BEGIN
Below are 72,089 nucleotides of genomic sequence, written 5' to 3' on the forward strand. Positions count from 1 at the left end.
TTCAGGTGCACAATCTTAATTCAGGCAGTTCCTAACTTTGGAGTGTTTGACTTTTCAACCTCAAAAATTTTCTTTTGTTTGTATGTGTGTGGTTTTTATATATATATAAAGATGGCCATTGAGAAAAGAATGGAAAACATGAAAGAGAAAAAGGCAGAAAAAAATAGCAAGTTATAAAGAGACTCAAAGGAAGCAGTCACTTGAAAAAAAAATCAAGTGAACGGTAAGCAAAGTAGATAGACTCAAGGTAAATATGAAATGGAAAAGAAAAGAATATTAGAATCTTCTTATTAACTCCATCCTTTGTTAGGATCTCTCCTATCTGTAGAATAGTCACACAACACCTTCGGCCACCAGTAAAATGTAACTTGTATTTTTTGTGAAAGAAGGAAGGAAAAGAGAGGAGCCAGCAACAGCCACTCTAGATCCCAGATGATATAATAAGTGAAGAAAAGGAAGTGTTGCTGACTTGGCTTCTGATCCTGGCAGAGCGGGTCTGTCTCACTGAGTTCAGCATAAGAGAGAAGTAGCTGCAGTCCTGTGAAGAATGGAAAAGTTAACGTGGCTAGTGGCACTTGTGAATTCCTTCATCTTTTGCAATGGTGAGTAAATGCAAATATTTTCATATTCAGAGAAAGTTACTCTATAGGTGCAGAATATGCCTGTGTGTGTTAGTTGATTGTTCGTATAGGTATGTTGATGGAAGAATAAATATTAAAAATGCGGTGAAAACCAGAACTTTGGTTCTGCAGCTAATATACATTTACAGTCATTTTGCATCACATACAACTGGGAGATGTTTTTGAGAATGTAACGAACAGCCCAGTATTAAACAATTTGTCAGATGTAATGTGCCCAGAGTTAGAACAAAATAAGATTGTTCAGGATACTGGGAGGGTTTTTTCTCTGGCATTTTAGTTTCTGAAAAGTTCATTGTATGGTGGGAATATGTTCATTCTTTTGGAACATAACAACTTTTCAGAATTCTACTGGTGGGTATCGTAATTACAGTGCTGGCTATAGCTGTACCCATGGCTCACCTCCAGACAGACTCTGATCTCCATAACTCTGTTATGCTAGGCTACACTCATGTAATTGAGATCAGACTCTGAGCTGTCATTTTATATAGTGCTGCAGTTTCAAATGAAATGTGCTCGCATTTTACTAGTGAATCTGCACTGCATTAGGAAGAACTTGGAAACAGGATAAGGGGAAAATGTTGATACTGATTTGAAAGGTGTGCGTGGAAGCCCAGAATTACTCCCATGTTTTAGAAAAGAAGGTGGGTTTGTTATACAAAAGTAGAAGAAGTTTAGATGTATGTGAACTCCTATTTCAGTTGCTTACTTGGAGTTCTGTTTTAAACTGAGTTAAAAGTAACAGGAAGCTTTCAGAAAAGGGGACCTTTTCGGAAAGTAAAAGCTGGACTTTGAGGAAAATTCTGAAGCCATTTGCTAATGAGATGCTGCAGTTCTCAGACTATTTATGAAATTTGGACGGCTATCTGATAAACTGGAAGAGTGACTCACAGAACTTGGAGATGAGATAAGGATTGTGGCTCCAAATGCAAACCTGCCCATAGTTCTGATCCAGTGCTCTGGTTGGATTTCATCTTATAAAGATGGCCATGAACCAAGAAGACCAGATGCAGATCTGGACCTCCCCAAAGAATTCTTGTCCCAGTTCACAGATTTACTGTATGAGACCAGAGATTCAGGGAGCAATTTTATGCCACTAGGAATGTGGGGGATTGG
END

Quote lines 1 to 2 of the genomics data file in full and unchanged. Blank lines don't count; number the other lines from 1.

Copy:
Below are 72,089 nucleotides of genomic sequence, written 5' to 3' on the forward strand. Positions count from 1 at the left end.
TTCAGGTGCACAATCTTAATTCAGGCAGTTCCTAACTTTGGAGTGTTTGACTTTTCAACCTCAAAAATTTTCTTTTGTTTGTATGTGTGTGGTTTTTATATATATATAAAGATGGCCATTGAGAAAAGAATGGAAAACATGAAAGAGAAAAAGGCAGAAAAAAATAGCAAGTTATAAAGAGACTCAAAGGAAGCAGTCACTTGAAAAAAAAATCAAGTGAACGGTAAGCAAAGTAGATAGACTCAAGGTAAATATGAAATGGAAAAGAAAAGAATATTAGAATCTTCTTATTAACTCCATCCTTTGTTAGGATCTCTCCTATCTGTAGAATAGTCACACAACACCTTCGGCCACCAGTAAAATGTAACTTGTATTTTTTGTGAAAGAAGGAAGGAAAAGAGAGGAGCCAGCAACAGCCACTCTAGATCCCAGATGATATAATAAGTGAAGAAAAGGAAGTGTTGCTGACTTGGCTTCTGATCCTGGCAGAGCGGGTCTGTCTCACTGAGTTCAGCATAAGAGAGAAGTAGCTGCAGTCCTGTGAAGAATGGAAAAGTTAACGTGGCTAGTGGCACTTGTGAATTCCTTCATCTTTTGCAATGGTGAGTAAATGCAAATATTTTCATATTCAGAGAAAGTTACTCTATAGGTGCAGAATATGCCTGTGTGTGTTAGTTGATTGTTCGTATAGGTATGTTGATGGAAGAATAAATATTAAAAATGCGGTGAAAACCAGAACTTTGGTTCTGCAGCTAATATACATTTACAGTCATTTTGCATCACATACAACTGGGAGATGTTTTTGAGAATGTAACGAACAGCCCAGTATTAAACAATTTGTCAGATGTAATGTGCCCAGAGTTAGAACAAAATAAGATTGTTCAGGATACTGGGAGGGTTTTTTCTCTGGCATTTTAGTTTCTGAAAAGTTCATTGTATGGTGGGAATATGTTCATTCTTTTGGAACATAACAACTTTTCAGAATTCTACTGGTGGGTATCGTAATTACAGTGCTGGCTATAGCTGTACCCATGGCTCACCTCCAGACAGACTCTGATCTCCATAACTCTGTTATGCTAGGCTACACTCATGTAATTGAGATCAGACTCTGAGCTGTCATTTTATATAGTGCTGCAGTTTCAAATGAAATGTGCTCGCATTTTACTAGTGAATCTGCACTGCATTAGGAAGAACTTGGAAACAGGATAAGGGGAAAATGTTGATACTGATTTGAAAGGTGTGCGTGGAAGCCCAGAATTACTCCCATGTTTTAGAAAAGAAGGTGGGTTTGTTATACAAAAGTAGAAGAAGTTTAGATGTATGTGAACTCCTATTTCAGTTGCTTACTTGGAGTTCTGTTTTAAACTGAGTTAAAAGTAACAGGAAGCTTTCAGAAAAGGGGACCTTTTCGGAAAGTAAAAGCTGGACTTTGAGGAAAATTCTGAAGCCATTTGCTAATGAGATGCTGCAGTTCTCAGACTATTTATGAAATTTGGACGGCTATCTGATAAACTGGAAGAGTGACTCACAGAACTTGGAGATGAGATAAGGATTGTGGCTCCAAATGCAAACCTGCCCATAGTTCTGATCCAGTGCTCTGGTTGGATTTCATCTTATAAAGATGGCCATGAACCAAGAAGACCAGATGCAGATCTGGACCTCCCCAAAGAATTCTTGTCCCAGTTCACAGATTTACTGTATGAGACCAGAGATTCAGGGAGCAATTTTATGCCACTAGGAATGTGGGGGATTGG